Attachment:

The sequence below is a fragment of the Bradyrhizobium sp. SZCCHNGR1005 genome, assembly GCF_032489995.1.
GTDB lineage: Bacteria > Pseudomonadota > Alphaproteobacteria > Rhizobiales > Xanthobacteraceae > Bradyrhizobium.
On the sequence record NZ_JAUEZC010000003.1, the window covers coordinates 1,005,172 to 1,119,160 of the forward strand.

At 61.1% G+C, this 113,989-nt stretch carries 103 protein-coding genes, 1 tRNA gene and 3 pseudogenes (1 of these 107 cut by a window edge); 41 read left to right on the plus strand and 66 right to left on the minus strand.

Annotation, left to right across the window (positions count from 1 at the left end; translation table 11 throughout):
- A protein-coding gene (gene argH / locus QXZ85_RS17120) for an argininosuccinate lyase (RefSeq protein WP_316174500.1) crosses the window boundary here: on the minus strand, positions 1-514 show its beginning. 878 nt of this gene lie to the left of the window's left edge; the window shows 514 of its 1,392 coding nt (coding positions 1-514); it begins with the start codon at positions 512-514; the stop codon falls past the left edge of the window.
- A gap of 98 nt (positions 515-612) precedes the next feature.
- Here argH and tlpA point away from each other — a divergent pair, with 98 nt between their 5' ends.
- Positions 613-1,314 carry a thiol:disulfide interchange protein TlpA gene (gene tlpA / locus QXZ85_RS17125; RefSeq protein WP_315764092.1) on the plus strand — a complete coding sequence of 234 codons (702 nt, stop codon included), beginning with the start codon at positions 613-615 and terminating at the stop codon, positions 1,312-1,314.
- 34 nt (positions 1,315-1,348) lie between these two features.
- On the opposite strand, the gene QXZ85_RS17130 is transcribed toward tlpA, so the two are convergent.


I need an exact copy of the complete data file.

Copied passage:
The sequence below is a fragment of the Bradyrhizobium sp. SZCCHNGR1005 genome, assembly GCF_032489995.1.
GTDB lineage: Bacteria > Pseudomonadota > Alphaproteobacteria > Rhizobiales > Xanthobacteraceae > Bradyrhizobium.
On the sequence record NZ_JAUEZC010000003.1, the window covers coordinates 1,005,172 to 1,119,160 of the forward strand.

At 61.1% G+C, this 113,989-nt stretch carries 103 protein-coding genes, 1 tRNA gene and 3 pseudogenes (1 of these 107 cut by a window edge); 41 read left to right on the plus strand and 66 right to left on the minus strand.

Annotation, left to right across the window (positions count from 1 at the left end; translation table 11 throughout):
- A protein-coding gene (gene argH / locus QXZ85_RS17120) for an argininosuccinate lyase (RefSeq protein WP_316174500.1) crosses the window boundary here: on the minus strand, positions 1-514 show its beginning. 878 nt of this gene lie to the left of the window's left edge; the window shows 514 of its 1,392 coding nt (coding positions 1-514); it begins with the start codon at positions 512-514; the stop codon falls past the left edge of the window.
- A gap of 98 nt (positions 515-612) precedes the next feature.
- Here argH and tlpA point away from each other — a divergent pair, with 98 nt between their 5' ends.
- Positions 613-1,314 carry a thiol:disulfide interchange protein TlpA gene (gene tlpA / locus QXZ85_RS17125; RefSeq protein WP_315764092.1) on the plus strand — a complete coding sequence of 234 codons (702 nt, stop codon included), beginning with the start codon at positions 613-615 and terminating at the stop codon, positions 1,312-1,314.
- 34 nt (positions 1,315-1,348) lie between these two features.
- On the opposite strand, the gene QXZ85_RS17130 is transcribed toward tlpA, so the two are convergent.